Date published: 
19 August 2020
Media type: 
Transcript
Audience: 
General public

BEN FORDHAM:

We’ve got some promising news on the vaccine front. Joining us live on the line, the Federal Health Minister Greg Hunt. Good morning to you.

GREG HUNT:

Good morning, Ben.

BEN FORDHAM:

You've signed a deal on a coronavirus vaccine.

GREG HUNT:

We have. So we've reached an agreement with AstraZeneca for what's known as the Oxford vaccine and obviously everything depends on safety and the effectiveness.

But we have the capacity now to provide for the whole of population.

So it's a whole of population deal and that's about giving Australians the prospect of getting out of this.

There's obviously more science to go but we're now in a position that we can provide for and protect all Australians, assuming that the trials are as successful as they appear to be.

BEN FORDHAM:

You want everyone to have it for nothing?

GREG HUNT:

We'll be providing it to the whole of the Australian population for free.

BEN FORDHAM:

How do you work out the order in which people receive it?

GREG HUNT:

We've appointed a medical expert panel and that's led by Professor Brendan Murphy.

But there's no sort of hidden agenda here. I think the critical thing is that our goal is for the whole of population.

And your priority naturally, as has been discussed by the PM, would start with the elderly and the health workers and those with special- special needs.

But we'd be getting it out as quickly as possible to as many people as possible, and this is a protection for everybody.

BEN FORDHAM:

So Oxford University is leading the way on this one. They say they're up to stage three of the drugs development.

Can you shed any more light, Minister, on the timeline of when we are likely to see it, if we're likely to see it?

GREG HUNT:

So 2021 is our expectation.

If it's available earlier, then we’ll be in a position to deliver it.

One of the big assets that we have in Australia is CSL has its production facilities for vaccine in Melbourne and whichever company brings a vaccine to market, will need additional production facilities around the world and we can produce for Australia, for New Zealand, for our South Pacific region to help others.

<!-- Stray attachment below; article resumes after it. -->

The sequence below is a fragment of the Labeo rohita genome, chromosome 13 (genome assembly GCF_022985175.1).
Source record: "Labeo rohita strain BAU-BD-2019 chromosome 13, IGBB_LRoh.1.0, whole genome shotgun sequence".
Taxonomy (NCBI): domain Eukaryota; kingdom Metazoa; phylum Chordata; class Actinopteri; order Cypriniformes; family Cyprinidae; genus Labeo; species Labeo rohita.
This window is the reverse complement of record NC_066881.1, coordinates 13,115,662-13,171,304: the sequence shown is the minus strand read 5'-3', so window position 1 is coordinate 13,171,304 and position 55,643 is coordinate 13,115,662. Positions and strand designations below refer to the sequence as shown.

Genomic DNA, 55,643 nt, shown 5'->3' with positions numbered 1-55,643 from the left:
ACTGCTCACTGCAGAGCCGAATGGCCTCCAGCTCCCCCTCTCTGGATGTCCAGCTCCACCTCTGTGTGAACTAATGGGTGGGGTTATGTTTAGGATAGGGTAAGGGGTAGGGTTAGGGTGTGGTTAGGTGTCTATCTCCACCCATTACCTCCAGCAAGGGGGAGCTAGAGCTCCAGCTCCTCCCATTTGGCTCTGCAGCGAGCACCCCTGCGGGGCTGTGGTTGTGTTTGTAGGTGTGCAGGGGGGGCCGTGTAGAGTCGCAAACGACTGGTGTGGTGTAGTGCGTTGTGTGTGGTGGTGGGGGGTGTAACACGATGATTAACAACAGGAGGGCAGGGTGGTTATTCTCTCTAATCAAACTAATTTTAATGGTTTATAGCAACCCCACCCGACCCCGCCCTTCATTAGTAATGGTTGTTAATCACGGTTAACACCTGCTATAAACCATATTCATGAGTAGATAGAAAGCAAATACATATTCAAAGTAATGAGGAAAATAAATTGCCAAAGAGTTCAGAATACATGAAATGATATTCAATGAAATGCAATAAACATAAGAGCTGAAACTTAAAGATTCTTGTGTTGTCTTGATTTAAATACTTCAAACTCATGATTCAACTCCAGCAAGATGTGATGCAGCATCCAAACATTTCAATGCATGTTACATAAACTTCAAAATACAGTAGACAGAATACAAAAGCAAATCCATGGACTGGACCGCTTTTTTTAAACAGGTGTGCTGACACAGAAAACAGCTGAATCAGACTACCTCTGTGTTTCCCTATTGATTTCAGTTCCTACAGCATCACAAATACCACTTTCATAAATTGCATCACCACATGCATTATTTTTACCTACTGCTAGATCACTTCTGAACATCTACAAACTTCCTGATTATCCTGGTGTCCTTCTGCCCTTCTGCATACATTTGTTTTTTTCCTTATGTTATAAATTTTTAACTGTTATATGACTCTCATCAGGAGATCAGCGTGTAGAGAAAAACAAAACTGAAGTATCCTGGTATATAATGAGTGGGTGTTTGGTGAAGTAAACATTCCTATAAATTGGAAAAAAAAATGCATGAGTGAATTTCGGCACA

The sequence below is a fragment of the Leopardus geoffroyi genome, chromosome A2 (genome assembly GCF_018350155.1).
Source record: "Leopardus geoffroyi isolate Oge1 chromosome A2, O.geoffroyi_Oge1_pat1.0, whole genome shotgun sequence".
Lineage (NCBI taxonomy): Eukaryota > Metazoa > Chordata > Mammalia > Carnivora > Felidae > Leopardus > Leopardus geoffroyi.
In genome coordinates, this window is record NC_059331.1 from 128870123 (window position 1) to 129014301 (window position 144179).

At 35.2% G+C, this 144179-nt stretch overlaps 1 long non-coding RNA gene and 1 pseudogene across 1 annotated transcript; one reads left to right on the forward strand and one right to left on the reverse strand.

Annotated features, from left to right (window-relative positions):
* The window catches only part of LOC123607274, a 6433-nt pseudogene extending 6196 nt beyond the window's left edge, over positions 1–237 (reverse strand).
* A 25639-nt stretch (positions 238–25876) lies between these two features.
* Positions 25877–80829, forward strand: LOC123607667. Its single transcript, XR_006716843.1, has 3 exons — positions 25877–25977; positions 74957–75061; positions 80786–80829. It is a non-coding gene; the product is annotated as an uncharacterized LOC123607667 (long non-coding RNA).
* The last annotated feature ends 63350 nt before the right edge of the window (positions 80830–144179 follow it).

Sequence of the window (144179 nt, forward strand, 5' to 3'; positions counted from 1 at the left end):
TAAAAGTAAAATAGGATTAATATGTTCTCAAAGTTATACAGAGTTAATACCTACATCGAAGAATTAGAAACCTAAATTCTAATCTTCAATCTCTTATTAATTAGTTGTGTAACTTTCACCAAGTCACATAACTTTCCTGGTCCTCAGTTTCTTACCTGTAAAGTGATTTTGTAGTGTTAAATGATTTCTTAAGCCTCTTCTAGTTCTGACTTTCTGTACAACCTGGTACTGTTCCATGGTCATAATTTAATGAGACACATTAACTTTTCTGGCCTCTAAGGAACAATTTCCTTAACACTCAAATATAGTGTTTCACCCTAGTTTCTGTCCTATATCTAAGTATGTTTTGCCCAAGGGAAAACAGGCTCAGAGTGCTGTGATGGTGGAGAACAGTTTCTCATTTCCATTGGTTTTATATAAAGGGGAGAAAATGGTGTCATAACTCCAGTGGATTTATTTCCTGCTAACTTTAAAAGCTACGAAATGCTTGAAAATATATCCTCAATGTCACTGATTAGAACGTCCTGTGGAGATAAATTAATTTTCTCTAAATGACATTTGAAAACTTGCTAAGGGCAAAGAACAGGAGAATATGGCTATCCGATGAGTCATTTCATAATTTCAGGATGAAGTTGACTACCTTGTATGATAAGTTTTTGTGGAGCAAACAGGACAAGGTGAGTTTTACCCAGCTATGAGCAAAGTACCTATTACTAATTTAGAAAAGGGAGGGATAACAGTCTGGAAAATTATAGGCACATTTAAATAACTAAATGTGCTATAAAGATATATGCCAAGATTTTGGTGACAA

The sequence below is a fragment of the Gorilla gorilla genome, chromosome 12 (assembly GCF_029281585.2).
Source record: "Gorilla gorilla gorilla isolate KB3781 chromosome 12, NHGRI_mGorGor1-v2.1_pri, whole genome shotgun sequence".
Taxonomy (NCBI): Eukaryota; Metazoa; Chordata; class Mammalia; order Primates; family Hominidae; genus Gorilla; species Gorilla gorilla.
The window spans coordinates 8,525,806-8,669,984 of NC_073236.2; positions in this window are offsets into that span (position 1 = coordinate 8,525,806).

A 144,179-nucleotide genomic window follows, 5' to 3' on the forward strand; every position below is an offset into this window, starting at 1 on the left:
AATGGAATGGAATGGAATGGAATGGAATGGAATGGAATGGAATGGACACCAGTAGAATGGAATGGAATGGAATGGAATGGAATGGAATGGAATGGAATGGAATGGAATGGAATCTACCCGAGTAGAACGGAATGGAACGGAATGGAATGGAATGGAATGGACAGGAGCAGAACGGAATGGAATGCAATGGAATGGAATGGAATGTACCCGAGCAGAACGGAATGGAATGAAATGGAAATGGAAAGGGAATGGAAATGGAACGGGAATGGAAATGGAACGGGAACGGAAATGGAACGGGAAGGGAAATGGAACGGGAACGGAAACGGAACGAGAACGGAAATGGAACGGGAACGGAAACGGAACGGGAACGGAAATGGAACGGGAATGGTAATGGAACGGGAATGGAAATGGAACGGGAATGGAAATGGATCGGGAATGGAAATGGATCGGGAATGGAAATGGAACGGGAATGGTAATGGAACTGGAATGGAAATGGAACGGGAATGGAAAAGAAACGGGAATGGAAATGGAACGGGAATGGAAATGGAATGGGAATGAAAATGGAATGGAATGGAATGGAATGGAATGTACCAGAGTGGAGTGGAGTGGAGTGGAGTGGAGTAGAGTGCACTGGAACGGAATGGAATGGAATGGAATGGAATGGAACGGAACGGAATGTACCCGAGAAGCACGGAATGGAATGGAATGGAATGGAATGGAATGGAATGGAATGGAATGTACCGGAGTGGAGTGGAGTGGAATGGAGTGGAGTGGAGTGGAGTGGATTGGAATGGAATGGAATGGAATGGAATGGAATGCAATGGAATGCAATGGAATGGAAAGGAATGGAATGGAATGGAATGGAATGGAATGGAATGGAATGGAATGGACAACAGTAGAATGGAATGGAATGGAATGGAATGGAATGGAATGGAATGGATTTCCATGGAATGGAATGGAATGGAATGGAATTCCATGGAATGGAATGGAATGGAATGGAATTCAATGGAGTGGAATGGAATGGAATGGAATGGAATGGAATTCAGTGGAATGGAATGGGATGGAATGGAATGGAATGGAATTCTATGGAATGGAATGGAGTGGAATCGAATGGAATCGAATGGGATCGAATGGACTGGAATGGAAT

And that's a huge attraction for international companies; I know having had discussions myself with some of the global leaders in the space.

So we're well prepared to help ourselves.

We're in a position to be able to do production for others and it's a promising day.

There's still more to go on the science and the trials but we're now, as we always intended, by working quietly behind the scenes, as well placed as any country you might.

BEN FORDHAM:

Yeah. It must be nice to finally have some positive news to share.

GREG HUNT:

Yeah, it is. And Australians have done an incredible job, as you know.

We were down to three cases in New South Wales yesterday.

Victoria is still going through hard times but seven out of eight states and territories are in an extraordinary situation, extraordinarily positive.

And you know, we’ve flattened this curve once across the country. Now, we're doing it again in Victoria.

It's improving; still no more tragedy sadly to come because of the very high case numbers in previous weeks but those numbers are coming down and that's good news for all Australians.

But this is even better news for all Australians.

BEN FORDHAM:

Great to talk to you, Minister. We'll catch up again soon.

GREG HUNT:

Thanks, Ben. Cheers.

BEN FORDHAM:

Greg Hunt, the Federal Health Minister on news that Oxford University is closing in on a coronavirus vaccine.

Ministers: